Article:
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Sadc obsolete, ineffective — analyst

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Controversial South African political analyst Moeletsi Mbeki says Sadc is obsolete and has failed to effectively deal with President Robert Mugabe and Zanu PF since the disputed general election of 2000.

Speaking at a high-level Sadc Council of Non-Governmental Organisations Forum in Johannesburg, South Africa, on Sunday, Mbeki fell just short of calling for the dissolution of the 15-member regional bloc, asserting it had not achieved anything since its formation 31 years ago.

The maverick and firebrand Mbeki – a brother of former South African President Thabo Mbeki and the deputy chairperson of the South African Institute of International Affairs — said: “I cannot find anything Sadc did in the past 31 years. Zimbabwe was their single biggest challenge and it failed completely to deal with (President) Mugabe . . .

“If you look at all the fraudulent elections in Zimbabwe since 2000, where was Sadc? Protocols to sanction the government’s behaviour we there, but never enforced to deal with the fraudulent elections that have taken place since (President) Mugabe and Zanu PF lost the constitution draft referendum in 2000.”

Zimbabwe plunged into a political crisis after the government lost the constitutional review referendum.

A ragtag group of war veterans violently invaded white-owned commercial farms – a move that was endorsed by President Mugabe.

Elections the same year were disputed with now Prime Minister Morgan Tsvangirai’s MDC claiming Zanu PF had tweaked the results in its favour.

Presidential elections two years later saw the country plunging further into anarchy and the economy almost imploding in 2008 after another inconclusive presidential poll.

The African Union through Sadc intervened culminating in the formation of the inclusive government in February 2009. The wobbly government managed to stabilise the economy, but a fight for political power blights the unity government.

Mbeki, a former Herald features reporter in the 1980s, said the regional block had failed to be an agent of change because the majority of southern Africa heads of state did not believe in democracy.

“Obsolete institutions like Sadc cannot influence change. What is the purpose of you (civil society organisations) sitting here to try to influence Sadc?

Your resolutions will not make a difference because Sadc will not listen,” he said. “Do you think you can influence (President) Mugabe to follow the democratic path? Zimbabweans have been brutalised by State agents and the so-called war veterans. Sadc will not change, it’s not an institution for change.”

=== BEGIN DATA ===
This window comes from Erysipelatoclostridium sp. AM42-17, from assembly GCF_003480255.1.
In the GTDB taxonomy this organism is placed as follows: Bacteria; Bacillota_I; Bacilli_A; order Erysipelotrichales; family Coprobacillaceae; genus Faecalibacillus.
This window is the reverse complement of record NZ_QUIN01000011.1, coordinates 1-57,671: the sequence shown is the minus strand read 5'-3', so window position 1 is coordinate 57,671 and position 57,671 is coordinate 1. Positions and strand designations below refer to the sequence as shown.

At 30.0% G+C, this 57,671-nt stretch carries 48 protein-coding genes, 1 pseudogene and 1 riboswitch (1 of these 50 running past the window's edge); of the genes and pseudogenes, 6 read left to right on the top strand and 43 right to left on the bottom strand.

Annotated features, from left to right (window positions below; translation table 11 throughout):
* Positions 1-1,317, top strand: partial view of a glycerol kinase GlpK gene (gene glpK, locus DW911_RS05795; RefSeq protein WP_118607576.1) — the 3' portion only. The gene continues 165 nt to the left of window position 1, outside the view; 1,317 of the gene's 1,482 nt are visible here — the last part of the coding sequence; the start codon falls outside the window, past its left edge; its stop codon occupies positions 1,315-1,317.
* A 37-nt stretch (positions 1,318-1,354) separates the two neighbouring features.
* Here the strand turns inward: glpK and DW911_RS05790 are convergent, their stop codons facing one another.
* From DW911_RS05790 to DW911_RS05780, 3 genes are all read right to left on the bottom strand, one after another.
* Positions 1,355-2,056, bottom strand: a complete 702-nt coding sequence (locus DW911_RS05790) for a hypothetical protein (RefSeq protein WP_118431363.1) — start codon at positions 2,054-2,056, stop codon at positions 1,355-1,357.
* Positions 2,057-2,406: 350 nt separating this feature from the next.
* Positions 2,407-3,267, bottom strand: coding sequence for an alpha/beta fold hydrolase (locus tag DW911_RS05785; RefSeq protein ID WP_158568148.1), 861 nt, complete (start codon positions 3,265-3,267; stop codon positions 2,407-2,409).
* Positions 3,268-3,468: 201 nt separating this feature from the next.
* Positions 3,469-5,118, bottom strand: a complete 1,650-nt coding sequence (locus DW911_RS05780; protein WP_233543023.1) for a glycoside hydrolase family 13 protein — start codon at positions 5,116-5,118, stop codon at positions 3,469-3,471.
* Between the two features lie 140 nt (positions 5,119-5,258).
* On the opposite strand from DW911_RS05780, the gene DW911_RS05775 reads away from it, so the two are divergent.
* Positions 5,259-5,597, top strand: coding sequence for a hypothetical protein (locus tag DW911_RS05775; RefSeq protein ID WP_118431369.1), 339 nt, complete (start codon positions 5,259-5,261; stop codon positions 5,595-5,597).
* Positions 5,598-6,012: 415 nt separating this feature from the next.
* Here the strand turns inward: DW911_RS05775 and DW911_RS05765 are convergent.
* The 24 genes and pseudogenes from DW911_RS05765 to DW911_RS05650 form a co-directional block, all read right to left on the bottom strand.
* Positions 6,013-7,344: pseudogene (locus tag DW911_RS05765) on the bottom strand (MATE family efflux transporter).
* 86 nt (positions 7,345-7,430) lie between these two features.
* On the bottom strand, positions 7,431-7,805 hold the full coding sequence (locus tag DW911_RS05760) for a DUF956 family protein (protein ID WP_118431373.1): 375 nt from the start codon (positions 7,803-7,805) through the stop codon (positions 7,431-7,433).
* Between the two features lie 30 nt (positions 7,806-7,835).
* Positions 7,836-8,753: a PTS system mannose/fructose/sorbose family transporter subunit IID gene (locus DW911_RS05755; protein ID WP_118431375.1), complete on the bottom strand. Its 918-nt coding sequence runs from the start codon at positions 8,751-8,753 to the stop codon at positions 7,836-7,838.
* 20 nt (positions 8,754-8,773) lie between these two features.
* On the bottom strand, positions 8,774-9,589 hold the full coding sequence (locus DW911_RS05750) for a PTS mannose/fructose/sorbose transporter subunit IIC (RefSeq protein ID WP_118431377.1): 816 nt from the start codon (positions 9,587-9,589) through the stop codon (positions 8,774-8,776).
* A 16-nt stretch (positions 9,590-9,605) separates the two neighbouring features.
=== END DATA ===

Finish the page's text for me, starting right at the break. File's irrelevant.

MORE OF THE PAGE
Former Sadc executive chairman and Mavambo/Kusile/Dawn party president Simba Makoni, however, disagreed that Sadc was obsolete and argued strongly that the region had achieved a lot since its inception in 1980 as a development coordinating committee.

“We were instrumental in the attainment of Independence in Namibia and the end of apartheid in South Africa,” Makoni said. “Sadc was also instrumental in the inception of the Southern Africa Power Pool. I don’t agree totally with Mbeki’s assertion that Sadc is obsolete. We need time to get to our destiny, and we will get there.”

Mbeki said change in Zimbabwe would come at a cost and slammed utterances by Brigadier-General Douglas Nyikayaramba that the army would not let Prime Minister Tsvangirai assume power if he wins elections. Nyikayaramba has also declared Tsvangirai a national security threat.

“Look at what is happening in the inclusive government, the army laughs at the Prime Minister of Zimbabwe, Tsvangirai. They laugh at him and Mugabe has not taken action against the general,” Mbeki said.

“Can people like (President) Mugabe change and can Sadc change him?”

Mbeki attacked Sadc heads of state for agreeing in May to suspend the Windhoek-headquartered Sadc Tribunal saying it was a “scandal”.

He said the tribunal’s operations were suspended to satisfy Mugabe’s complaint that it was not properly constituted after Zimbabwe lost a case against its land reform programme filed by the late white commercial farmer Mike Campbell.

Speaking on the same issue, Michelo Hansungule, professor of International Law and International Human Rights Law at the Centre for Human Rights, University of Pretoria, South Africa, said Zimbabwe took issue with the tribunal when it realised Campbell had a strong case against it.

“At the beginning of the hearing, one of the judges specifically asked the counsel from Zimbabwe what government would do if it lost the case, to which he answered that Zimbabwe took seriously the proceedings and was there in good faith ready to implement any decision the tribunal would come up with in the spirit of advancing the rule of law,” Hansungule claimed.

“At the end of the proceedings, the tribunal easily found against Zimbabwe. However, Zimbabwe refused to enforce this decision on the grounds that the protocol on which the tribunal was based was illegal in that it was not ratified by the minimum number of states to bring it into force.”

Hansungule argued that the tribune was properly instituted and called on civil society in southern Africa to launch a massive campaign for the rescinding of the decision to suspend the court.

He said civil society should rise up and challenge the “Zanufication” of Sadc.

Meanwhile, the Civil Society Forum opened yesterday with a call for NGOs in the southern African region to fight for a conducive environment for free and fair polls.

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